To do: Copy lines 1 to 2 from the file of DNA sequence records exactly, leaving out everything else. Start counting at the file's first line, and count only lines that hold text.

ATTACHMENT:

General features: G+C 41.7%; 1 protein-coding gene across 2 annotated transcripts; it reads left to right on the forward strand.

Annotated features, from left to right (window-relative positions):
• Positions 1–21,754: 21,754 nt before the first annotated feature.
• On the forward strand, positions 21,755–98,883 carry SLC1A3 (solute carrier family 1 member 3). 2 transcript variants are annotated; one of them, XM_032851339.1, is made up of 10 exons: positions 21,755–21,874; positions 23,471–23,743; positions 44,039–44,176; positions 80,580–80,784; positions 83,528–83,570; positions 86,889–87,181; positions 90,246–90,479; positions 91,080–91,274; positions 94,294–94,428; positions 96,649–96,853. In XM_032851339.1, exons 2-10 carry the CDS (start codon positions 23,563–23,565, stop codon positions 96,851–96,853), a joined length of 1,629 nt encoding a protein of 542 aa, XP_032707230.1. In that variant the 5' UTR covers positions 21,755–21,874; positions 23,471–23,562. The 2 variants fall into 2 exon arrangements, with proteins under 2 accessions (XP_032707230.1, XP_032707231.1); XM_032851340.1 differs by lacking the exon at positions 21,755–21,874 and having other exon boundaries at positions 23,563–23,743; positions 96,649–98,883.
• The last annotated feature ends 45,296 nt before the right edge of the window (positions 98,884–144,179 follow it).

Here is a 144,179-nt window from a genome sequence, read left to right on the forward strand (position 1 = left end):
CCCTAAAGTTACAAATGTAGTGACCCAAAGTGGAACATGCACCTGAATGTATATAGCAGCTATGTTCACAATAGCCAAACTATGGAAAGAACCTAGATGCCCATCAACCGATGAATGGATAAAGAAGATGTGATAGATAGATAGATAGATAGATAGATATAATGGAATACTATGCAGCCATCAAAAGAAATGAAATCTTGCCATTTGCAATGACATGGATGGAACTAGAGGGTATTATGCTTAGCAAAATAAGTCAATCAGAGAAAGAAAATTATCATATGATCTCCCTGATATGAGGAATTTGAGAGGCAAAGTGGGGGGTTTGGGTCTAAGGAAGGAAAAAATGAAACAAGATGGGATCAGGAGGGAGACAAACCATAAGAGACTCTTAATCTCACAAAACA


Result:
General features: G+C 41.7%; 1 protein-coding gene across 2 annotated transcripts; it reads left to right on the forward strand.

Annotated features, from left to right (window-relative positions):